Site Profile: The Port Moresby General Hospital, Port Moresby, Papua New Guinea
February 2007—Situated in the southwestern reaches of the Pacific Ocean on the second largest island in the world, the nation of Papua New Guinea has been largely untouched by the currents of globalization. This is one of the most rural places on earth—more than three-quarters of the population live in traditional societies and survive through subsistence agriculture. Yet Papua New Guinea’s isolation from the global economy has failed to protect it from the rapidly growing epidemic of HIV/AIDS.
Treatment scale-up remains a challenge in Papua New Guinea, according to Dr. Goa Tau of Port Moresby Hospital. (Photo: Dredge Kang)
With an adult prevalence rate pegged at 1.8 percent—a figure United Nations and AusAIDS experts indicate could actually be as high as 4.4 percent if surveillance strategies were more effective—Papua New Guinea is now facing a generalized epidemic that threatens to become one of the most severe in Asia. Here, HIV/AIDS is spread primarily through heterosexual contact—men and women are infected in almost equal numbers—and the prevalence rate has been rising by about 30 percent each year since 1997.
Port Moresby General Hospital, located in Papua New Guinea’s capital city of Port Moresby, is the newest site to join the TREAT Asia Network and it is one of only a few facilities in the country equipped to treat HIV/AIDS. The hospital’s AIDS team began to deliver antiretroviral therapy (ART) in 2004, the first year the drugs were available in Papua New Guinea. The team, which has functioned as a pilot program for AIDS care in the country, consists of 15 health-care professionals including doctors, nurses, a lab technician, and a counselor.
Although AIDS remains the most common cause of death at Port Moresby General—accounting for 24 percent of total mortality—death rates among HIV/AIDS patients have dropped dramatically during the three years since ART was introduced. In 2004, the death rate among patients with HIV/AIDS stood at 45 percent; in 2006, it had dropped to 2.5 percent. When death does come, its most common cause among Port Moresby’s AIDS patients is anemia, followed by pneumocystis carinii pneumonia and tuberculosis (TB).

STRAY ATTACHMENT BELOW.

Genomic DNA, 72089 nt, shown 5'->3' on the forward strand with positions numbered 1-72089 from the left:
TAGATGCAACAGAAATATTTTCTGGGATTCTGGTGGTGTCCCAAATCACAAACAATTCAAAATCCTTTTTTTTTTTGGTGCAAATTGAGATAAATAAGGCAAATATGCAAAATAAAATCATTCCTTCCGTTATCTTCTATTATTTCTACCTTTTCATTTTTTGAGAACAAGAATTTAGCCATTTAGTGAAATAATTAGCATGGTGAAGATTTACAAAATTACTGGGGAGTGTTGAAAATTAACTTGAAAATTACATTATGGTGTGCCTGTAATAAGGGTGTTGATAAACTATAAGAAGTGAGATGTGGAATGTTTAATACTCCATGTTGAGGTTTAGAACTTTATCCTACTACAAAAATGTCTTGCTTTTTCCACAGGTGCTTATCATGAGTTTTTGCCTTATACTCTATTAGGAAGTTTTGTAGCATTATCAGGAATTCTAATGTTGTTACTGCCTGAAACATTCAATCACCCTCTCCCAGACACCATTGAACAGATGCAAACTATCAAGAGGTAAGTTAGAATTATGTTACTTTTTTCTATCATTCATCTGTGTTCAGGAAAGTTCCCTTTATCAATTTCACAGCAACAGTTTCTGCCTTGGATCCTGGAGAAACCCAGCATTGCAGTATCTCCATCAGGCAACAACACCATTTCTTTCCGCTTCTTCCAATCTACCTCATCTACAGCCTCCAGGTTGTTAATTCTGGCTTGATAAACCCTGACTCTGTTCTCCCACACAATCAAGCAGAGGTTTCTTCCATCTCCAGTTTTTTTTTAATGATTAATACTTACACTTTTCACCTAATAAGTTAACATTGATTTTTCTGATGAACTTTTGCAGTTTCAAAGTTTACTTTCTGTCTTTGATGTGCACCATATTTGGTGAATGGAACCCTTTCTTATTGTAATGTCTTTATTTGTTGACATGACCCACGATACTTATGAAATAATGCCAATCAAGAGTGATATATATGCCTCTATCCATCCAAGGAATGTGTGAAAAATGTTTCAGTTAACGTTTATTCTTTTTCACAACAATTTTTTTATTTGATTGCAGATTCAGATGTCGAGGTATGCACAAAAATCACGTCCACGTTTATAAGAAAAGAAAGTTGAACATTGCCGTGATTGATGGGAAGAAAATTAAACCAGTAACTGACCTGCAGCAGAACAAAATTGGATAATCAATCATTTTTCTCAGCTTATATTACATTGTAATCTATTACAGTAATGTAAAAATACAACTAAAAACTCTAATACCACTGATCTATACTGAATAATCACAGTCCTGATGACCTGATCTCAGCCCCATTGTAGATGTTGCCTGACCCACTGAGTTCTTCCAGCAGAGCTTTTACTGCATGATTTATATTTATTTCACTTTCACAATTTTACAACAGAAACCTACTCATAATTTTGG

According to Dr. Goa Tau, Port Moresby’s chief physician, treatment scale-up in Papua New Guinea remains a challenge. “Our antiretrovirals are 100 percent funded by the Global Fund,” he said. “We receive no government subsidy.”
With infection numbers rising each month and no indication that the government plans to contribute toward the cost of medication, the challenges faced by medical personnel at Port Moresby and across Papua New Guinea are considerable. Although the national treatment target for 2005–06 was 1,500 people, only about 800 received medication during that period, the majority of them at Port Moresby.
Almost 60 percent of new patients at Port Moresby present with severe weight loss, although fungal infections and diarrhea are common as well. But because viral load tests are not available, the hospital’s AIDS team makes its treatment determinations based on a combination of total lymphocyte count and the World Health Organization’s clinical staging system, which determines when to begin treatment based on sets of clinical symptoms organized into four stages of severity. Port Morseby’s patients, for example, commonly do not seek medical assistance until they reach WHO’s stages III or IV, which include symptoms such as unexplained severe weight loss, oral candidiasis, and pulmonary TB.
Despite a significant drop in HIV-driven mortality over the three years since ART was introduced, AIDS remains Port Moresby Hospital's most common cause of death. (Photo courtesy Port Moresby Hospital)
The most common drug regimen employed at Port Moresby, according to Dr. Tau, is the triple combination of AZT/3TC/nevirapine, received by 52 percent of patients, followed by D4T/3TC/nevirapine. “ARVs are quite effective in improving the quality of life for those taking their pills regularly,” said Dr. Tau. Significant weight gain, he noted, is a particulary good gauge of success in a resource-poor setting such as Papua New Guinea. Indeed Port Moresby’s data show that in the absence of ideal immune system monitoring tools such as viral load counts, lymphocite count, and weight gain can be useful indicators of drug effectiveness and adherence.
Despite the difficulties faced by the Port Moresby staff, the hospital’s AIDS team has established an effective treatment model that is now being expanded into more remote areas of the country. In mid-2006, five additional sites began to deliver ART, bringing hope—and life—to the growing numbers of people living with HIV/AIDS in this isolated country.